It’s no secret that the pandemic prompted a surge in video chat use even though the technology has existed for years. If you suffer from “Zoom fatigue” like I do, you’ll probably appreciate the main recommendation from an environmental study from Purdue University, Yale University, and the Massachusetts Institute of Technology: Turn off your video camera during virtual meetings to reduce your carbon footprint.
Because of how internet data is transferred and stored, more video use equals a larger carbon footprint. Data processing uses a lot of electricity, and electricity production has carbon, water, and land use impacts.
- The researchers estimate that one hour of videoconferencing or streaming video produces 150 to 1,000 grams of carbon dioxide, consumes 2 to 12 liters of water, and requires land area about the size of an iPad Mini.
- Turning off the camera during a virtual call can reduce the impacts by 96%, researchers estimate. While using video streaming apps like Netflix or Hulu, an 86% impact reduction can be achieved by streaming in standard definition instead of high definition.
- Numerous countries have reported at least a 20% increase in internet traffic since last March. If that level of internet use sustains through this year, a forest of about 71,600 square miles (double the size of Indiana) would be needed to sequester the carbon emissions, and the water needed would fill more than 300,000 Olympic-sized swimming pools.
- The internet’s carbon footprint already was increasing prior to the pandemic, accounting for about 3.7% of greenhouse gas emissions. Internet data processing and transfer in the U.S. is about 9% higher than the world median, but a 45% lower water footprint and 58% lower land footprint. “If you just focus on one type of footprint, you miss out on others that can provide a more holistic look at environmental impact,” said Roshanak “Roshi” Nateghi, an industrial engineering professor at Purdue.
🚀 SPACE: Purdue also is among the places where research is occurring into new green hybrid energy solutions for rockets and spacecraft, reports Tech Digest. Graphene — a strong, single-layer, 2D material that conducts electricity and heat — is showing promise for numerous space applications.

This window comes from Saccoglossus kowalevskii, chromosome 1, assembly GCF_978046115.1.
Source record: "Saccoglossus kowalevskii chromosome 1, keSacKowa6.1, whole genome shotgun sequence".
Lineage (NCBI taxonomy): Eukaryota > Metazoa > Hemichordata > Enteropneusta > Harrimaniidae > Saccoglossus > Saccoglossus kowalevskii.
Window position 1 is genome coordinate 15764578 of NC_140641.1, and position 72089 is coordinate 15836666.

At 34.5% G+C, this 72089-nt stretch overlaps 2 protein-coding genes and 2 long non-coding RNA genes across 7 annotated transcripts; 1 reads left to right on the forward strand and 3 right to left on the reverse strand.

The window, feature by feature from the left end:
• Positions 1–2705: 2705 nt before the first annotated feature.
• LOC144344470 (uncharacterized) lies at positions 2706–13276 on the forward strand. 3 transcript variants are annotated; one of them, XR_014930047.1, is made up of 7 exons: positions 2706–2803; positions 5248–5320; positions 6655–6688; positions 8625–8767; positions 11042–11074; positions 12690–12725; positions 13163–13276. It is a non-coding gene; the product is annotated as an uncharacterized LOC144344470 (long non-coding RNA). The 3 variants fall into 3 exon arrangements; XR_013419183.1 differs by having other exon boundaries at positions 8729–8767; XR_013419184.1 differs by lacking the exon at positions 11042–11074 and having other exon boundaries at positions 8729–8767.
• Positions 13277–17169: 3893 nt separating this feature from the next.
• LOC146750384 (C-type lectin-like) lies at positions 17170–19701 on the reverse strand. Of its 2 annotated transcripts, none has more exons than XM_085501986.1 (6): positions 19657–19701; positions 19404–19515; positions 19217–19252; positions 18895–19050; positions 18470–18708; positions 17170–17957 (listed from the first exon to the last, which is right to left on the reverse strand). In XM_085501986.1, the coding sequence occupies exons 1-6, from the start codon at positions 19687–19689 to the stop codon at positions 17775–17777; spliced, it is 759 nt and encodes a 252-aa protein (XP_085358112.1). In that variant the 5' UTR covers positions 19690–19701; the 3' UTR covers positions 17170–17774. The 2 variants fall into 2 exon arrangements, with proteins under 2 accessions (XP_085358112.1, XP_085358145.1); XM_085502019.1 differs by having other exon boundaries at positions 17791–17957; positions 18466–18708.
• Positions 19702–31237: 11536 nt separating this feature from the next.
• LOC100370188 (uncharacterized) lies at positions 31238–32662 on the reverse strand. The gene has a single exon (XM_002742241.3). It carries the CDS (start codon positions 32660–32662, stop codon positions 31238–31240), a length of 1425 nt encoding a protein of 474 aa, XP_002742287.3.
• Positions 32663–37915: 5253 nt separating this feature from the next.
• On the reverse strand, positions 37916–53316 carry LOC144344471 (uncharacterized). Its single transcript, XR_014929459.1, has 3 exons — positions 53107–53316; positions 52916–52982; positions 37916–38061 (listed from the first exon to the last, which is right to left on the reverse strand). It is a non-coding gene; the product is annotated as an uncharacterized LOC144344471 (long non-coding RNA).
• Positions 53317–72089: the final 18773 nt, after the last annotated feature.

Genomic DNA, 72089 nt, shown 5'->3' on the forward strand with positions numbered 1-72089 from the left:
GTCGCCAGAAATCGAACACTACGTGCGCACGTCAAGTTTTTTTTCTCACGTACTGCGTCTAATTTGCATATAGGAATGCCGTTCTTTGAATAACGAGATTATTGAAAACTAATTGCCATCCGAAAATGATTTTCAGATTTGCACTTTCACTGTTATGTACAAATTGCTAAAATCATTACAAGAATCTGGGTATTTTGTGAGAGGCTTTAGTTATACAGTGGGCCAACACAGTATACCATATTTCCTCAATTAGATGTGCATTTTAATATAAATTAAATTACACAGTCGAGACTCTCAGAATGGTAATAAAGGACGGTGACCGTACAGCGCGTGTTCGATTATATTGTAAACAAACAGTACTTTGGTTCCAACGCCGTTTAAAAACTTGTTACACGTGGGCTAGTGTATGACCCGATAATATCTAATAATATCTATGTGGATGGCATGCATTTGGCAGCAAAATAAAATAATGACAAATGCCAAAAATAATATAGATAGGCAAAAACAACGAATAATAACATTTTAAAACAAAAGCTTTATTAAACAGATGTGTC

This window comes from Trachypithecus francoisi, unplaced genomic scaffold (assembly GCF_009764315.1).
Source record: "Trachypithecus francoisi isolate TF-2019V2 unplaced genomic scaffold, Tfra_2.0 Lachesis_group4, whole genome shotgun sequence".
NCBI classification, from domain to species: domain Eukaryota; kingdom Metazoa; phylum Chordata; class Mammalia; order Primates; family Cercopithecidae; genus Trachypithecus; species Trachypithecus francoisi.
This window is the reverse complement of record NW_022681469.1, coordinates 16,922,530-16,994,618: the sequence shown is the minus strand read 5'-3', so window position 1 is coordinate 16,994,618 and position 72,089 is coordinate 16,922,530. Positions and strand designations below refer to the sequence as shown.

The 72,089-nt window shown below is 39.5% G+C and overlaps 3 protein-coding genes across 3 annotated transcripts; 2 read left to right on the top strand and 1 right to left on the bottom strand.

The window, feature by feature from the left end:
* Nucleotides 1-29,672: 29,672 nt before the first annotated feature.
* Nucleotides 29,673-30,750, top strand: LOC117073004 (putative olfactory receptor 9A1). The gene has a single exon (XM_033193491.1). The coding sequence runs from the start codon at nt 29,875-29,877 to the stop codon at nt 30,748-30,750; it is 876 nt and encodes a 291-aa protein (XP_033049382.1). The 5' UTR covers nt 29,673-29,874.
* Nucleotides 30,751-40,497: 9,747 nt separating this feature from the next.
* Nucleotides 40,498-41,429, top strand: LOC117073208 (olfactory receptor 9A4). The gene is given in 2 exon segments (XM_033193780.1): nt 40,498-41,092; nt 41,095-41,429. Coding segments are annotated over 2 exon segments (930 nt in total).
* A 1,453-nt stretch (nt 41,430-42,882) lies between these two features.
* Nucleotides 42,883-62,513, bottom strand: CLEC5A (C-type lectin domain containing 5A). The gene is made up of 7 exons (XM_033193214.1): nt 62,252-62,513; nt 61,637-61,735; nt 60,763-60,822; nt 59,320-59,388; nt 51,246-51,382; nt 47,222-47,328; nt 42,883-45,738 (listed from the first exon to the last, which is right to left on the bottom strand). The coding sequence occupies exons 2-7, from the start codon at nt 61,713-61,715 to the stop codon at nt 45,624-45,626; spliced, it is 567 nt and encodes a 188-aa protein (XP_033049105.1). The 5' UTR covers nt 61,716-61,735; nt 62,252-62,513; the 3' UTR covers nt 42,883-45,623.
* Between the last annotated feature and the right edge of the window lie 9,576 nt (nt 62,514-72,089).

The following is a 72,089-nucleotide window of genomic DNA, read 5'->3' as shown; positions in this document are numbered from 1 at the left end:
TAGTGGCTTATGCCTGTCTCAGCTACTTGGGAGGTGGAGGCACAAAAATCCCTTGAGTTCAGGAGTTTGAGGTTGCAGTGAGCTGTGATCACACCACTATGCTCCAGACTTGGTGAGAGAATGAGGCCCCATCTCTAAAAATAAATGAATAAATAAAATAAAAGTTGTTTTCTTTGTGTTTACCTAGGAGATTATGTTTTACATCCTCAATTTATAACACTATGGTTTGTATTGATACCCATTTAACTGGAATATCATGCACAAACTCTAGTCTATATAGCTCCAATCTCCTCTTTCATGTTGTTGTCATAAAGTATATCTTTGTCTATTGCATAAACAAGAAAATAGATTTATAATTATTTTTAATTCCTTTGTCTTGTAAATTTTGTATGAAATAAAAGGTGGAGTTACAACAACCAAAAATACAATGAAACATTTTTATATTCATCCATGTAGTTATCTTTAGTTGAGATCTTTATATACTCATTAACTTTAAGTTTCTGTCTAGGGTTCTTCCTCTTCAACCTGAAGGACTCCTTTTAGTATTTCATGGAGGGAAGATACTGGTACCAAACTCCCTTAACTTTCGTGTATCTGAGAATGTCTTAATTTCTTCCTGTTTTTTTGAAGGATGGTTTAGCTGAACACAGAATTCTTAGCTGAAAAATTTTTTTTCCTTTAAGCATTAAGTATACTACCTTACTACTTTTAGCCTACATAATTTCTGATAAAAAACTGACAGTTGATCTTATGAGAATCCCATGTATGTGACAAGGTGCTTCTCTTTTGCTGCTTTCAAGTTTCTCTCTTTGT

🔬 RESEARCH: In other graphene news, scientists at Washington University in St. Louis discovered how to add electrical charge to a thin graphene device by layering flakes of another thin material, ruthenium chloride (RuCl3), on top of it. They found that only a single layer of RuCl3 is necessary for transferring charge, and the process works with several other materials besides graphene.
🌞 RENEWABLES: Black & Veatch, Burns & McDonnell, Savion, and MRIGlobal are among the Kansas City-area companies at the forefront of the surge in solar and wind technologies, reports the Kansas City Business Journal. The tech and energy revolution is being driven by a number of factors, including municipal and corporate sustainability pledges.
🚘 TRANSPORTATION: Colorado regulators approved Minneapolis-based Xcel Energy’s $110 million transportation electrification plan, reports Utility Dive. The plan includes installing up to 20,000 electric vehicle charging stations and implementing programs to help manage the new charging load.
🗺️ JUST OUTSIDE THE MIDWEST:
- Also in Colorado, ProStar Holdings announced that the state’s Department of Transportation is requiring that utilities and utility installation stakeholders use the company’s software platform to collect and record the precise locations of underground utilities. The goal is to improve existing utility record accuracy and prevent underground utility damage caused by inaccurate location data.
- Agtech company Terra Verra launched in Albuquerque, New Mexico, with patented technology to promote cleaner, pesticide-free crops. The technology reportedly eliminates pathogens and other crop contaminants safely, compared to competitors’ solutions that are toxic and risk damaging soil, water, plants, and animals.